OAKLEY -- At least two cases of suspected dog poisoning in Oakley have prompted a flurry of activity on social media accounts.
Over the past two weeks, as of Feb. 14, two people in the Vintage Parkway area have posted reports on Facebook that their dogs suddenly fell ill, exhibiting symptoms that could result from ingesting a toxic substance.
Fetzer Lane resident Kelly Van Norsdall raised the first alarm Feb. 5 after one of her three dogs didn't respond when she called them inside from the back yard.
Usually it's her 7-month-old Yorkshire terrier that's first to appear at the door yapping away, Van Norsdall said, but that evening the puppy was a no-show.
Her daughter found the dog in the yard behaving like "a really bad drunk," she said, noting that it was unsteady on its feet, couldn't hold its head up and was having trouble breathing.
She headed straight to an emergency clinic where a veterinarian thought the Yorkie's behavior was consistent with poisoning and induced vomiting as well as administered a form of charcoal to reduce the level of chemicals absorbed by the dog's digestive system, Van Norsdall said.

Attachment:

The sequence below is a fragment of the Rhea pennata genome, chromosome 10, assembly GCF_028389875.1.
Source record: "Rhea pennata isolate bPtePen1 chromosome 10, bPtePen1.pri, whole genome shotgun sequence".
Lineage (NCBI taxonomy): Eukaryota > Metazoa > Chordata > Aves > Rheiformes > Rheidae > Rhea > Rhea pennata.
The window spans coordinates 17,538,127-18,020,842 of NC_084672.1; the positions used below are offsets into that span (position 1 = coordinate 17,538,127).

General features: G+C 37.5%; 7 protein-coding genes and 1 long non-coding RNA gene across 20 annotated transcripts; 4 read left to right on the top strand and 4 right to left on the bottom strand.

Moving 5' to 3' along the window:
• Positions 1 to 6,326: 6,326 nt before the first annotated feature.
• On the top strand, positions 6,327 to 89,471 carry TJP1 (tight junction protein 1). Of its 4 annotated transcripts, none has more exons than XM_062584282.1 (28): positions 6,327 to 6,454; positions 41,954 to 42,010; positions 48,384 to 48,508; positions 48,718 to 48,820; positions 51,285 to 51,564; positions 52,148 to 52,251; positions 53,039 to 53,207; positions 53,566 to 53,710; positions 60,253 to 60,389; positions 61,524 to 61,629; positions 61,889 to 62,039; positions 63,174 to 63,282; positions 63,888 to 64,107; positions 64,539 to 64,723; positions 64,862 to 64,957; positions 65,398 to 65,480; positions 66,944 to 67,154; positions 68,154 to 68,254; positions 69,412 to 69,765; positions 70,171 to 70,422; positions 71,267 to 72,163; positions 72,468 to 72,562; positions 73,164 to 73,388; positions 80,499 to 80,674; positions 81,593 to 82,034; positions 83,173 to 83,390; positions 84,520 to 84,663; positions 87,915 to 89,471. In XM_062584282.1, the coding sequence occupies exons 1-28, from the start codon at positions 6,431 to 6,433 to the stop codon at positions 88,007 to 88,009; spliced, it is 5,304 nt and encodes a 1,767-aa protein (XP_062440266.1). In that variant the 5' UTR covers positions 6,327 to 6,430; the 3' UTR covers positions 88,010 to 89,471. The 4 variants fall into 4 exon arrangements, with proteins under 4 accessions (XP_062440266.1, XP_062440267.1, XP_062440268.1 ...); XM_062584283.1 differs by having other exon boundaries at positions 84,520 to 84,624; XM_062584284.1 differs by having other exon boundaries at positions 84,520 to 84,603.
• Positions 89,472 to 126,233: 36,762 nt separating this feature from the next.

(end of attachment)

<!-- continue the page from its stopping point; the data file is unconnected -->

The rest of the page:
Two days later, Chandon Court resident Erin Piña also rushed her dog to an animal hospital after her 2-year-old English bulldog developed diarrhea, lost her appetite, and began wobbling as she walked.
The veterinarian concluded that the symptoms suggested a reaction to some poison, the same opinion that Piña says a second veterinarian also had.
While she awaits the results of a toxicology report, her bulldog remains on four medications.
Pet owners always should report a suspected poisoning, said Lt. Jane Andreotti of the Contra Costa County Animal Services Department.
Such cases are relatively rare -- she estimates that her agency gets a handful in the course of a year.
"We want to be involved in what crimes we need to be involved in," Andreotti said, noting that state law requires the agency to investigate every case where the inhumane treatment of an animal is suspected even if the reporting party isn't pointing fingers.
Although a veterinarian can determine conclusively whether a pet has ingested poison, an animal services officer also will try to gather evidence of wrongdoing by speaking to the owner, neighbors and anyone else who might have seen or heard something, Andreotti said.
She noted that even if an officer finds that someone did talk about poisoning a neighbor's pet that doesn't mean he or she actually acted on the threat.
Authorities also might search properties for common poisons such as antifreeze or rat and snail bait, but finding them doesn't mean the case is closed, Andreotti said.
A poisoning could be accidental and even if it isn't, "it's very hard to prove (a crime has been committed) because a lot of these things are poisons are typically kept in any home," she said. "You can show (poisoning) occurred but you can't necessarily show who's responsible."
Contact Rowena Coetsee at 925-779-7141. Follow her at Twitter.com/RowenaCoetsee.